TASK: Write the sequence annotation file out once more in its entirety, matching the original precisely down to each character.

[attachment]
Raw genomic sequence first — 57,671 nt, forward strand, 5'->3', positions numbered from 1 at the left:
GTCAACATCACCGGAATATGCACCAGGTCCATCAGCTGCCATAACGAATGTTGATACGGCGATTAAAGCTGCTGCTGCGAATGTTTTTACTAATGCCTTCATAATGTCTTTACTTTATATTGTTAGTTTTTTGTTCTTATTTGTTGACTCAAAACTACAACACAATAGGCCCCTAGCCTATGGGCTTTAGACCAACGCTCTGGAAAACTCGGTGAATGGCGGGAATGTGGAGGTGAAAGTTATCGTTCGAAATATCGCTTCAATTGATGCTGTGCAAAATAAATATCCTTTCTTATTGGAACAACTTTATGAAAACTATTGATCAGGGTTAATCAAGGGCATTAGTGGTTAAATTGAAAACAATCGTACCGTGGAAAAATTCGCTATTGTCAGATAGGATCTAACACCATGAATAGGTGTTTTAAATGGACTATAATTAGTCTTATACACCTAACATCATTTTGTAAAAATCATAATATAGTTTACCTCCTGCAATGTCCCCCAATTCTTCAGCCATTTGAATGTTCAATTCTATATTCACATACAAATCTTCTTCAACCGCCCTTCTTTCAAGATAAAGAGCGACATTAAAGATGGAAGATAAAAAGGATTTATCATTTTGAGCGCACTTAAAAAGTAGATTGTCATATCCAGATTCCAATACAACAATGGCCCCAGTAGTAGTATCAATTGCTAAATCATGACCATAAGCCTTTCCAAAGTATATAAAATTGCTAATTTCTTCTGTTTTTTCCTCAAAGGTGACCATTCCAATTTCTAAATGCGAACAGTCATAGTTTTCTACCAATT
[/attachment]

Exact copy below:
Raw genomic sequence first — 57,671 nt, forward strand, 5'->3', positions numbered from 1 at the left:
GTCAACATCACCGGAATATGCACCAGGTCCATCAGCTGCCATAACGAATGTTGATACGGCGATTAAAGCTGCTGCTGCGAATGTTTTTACTAATGCCTTCATAATGTCTTTACTTTATATTGTTAGTTTTTTGTTCTTATTTGTTGACTCAAAACTACAACACAATAGGCCCCTAGCCTATGGGCTTTAGACCAACGCTCTGGAAAACTCGGTGAATGGCGGGAATGTGGAGGTGAAAGTTATCGTTCGAAATATCGCTTCAATTGATGCTGTGCAAAATAAATATCCTTTCTTATTGGAACAACTTTATGAAAACTATTGATCAGGGTTAATCAAGGGCATTAGTGGTTAAATTGAAAACAATCGTACCGTGGAAAAATTCGCTATTGTCAGATAGGATCTAACACCATGAATAGGTGTTTTAAATGGACTATAATTAGTCTTATACACCTAACATCATTTTGTAAAAATCATAATATAGTTTACCTCCTGCAATGTCCCCCAATTCTTCAGCCATTTGAATGTTCAATTCTATATTCACATACAAATCTTCTTCAACCGCCCTTCTTTCAAGATAAAGAGCGACATTAAAGATGGAAGATAAAAAGGATTTATCATTTTGAGCGCACTTAAAAAGTAGATTGTCATATCCAGATTCCAATACAACAATGGCCCCAGTAGTAGTATCAATTGCTAAATCATGACCATAAGCCTTTCCAAAGTATATAAAATTGCTAATTTCTTCTGTTTTTTCCTCAAAGGTGACCATTCCAATTTCTAAATGCGAACAGTCATAGTTTTCTACCAATT